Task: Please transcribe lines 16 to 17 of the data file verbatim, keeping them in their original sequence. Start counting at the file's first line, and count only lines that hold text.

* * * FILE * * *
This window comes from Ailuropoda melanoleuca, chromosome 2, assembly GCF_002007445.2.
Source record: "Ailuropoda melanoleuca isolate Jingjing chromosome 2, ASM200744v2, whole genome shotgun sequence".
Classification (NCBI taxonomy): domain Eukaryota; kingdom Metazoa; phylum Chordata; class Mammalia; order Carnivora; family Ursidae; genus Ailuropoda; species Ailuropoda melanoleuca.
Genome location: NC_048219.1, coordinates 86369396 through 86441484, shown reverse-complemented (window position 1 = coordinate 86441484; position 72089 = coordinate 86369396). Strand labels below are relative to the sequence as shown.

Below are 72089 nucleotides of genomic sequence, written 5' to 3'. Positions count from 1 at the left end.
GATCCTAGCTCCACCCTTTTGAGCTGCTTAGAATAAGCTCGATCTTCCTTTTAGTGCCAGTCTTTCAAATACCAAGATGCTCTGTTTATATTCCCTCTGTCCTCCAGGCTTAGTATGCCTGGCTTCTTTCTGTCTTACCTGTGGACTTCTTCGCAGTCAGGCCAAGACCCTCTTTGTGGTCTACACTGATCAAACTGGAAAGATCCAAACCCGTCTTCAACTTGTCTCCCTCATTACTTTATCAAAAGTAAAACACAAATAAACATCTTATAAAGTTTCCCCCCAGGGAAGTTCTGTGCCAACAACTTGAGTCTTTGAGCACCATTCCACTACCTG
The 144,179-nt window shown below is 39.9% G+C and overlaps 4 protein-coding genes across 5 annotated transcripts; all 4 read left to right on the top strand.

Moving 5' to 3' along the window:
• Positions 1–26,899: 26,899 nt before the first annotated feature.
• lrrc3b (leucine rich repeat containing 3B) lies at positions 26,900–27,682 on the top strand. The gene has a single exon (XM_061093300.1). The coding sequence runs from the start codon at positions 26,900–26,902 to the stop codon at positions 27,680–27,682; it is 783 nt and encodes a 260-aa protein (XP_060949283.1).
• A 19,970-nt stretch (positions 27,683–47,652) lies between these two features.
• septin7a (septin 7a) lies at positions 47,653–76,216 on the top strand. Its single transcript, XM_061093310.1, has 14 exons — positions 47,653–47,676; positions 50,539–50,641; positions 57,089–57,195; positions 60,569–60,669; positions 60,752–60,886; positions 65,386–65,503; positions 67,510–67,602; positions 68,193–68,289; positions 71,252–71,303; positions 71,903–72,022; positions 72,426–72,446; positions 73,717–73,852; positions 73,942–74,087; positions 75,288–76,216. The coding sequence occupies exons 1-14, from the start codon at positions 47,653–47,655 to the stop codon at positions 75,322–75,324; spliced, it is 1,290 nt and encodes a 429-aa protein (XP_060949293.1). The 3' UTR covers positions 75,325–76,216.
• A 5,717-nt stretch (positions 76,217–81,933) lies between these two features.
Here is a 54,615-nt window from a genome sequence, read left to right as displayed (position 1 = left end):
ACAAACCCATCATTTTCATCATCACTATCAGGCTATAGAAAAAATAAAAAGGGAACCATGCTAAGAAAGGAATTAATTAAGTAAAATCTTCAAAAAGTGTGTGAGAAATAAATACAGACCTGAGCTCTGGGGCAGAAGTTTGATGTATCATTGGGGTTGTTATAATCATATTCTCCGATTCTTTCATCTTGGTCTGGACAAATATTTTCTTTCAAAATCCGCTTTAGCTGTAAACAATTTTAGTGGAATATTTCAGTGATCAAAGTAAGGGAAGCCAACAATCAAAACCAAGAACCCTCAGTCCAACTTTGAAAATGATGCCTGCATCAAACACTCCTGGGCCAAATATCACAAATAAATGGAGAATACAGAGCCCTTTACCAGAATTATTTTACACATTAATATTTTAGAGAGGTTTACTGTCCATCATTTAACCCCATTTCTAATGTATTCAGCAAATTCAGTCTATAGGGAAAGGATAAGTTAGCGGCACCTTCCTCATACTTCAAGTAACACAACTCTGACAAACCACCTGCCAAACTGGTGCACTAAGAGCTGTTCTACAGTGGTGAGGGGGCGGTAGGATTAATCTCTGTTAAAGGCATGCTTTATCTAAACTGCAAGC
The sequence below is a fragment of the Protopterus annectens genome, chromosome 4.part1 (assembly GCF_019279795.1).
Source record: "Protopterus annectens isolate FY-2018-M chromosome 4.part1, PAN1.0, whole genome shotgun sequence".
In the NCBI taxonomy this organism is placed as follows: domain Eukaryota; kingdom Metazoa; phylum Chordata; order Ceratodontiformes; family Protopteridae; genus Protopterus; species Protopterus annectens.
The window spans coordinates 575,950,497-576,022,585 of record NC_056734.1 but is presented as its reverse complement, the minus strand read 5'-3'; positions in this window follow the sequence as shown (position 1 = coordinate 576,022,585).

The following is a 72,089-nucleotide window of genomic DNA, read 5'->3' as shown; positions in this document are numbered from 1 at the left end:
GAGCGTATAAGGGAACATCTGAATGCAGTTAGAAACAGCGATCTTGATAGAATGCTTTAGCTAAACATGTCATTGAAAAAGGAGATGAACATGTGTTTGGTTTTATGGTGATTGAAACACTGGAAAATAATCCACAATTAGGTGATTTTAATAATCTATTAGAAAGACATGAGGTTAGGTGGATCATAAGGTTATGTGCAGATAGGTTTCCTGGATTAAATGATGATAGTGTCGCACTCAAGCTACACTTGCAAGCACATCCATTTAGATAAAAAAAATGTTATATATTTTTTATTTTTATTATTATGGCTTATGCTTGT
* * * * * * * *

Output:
The sequence below is a fragment of the Protopterus annectens genome, chromosome 4.part1 (assembly GCF_019279795.1).
Source record: "Protopterus annectens isolate FY-2018-M chromosome 4.part1, PAN1.0, whole genome shotgun sequence".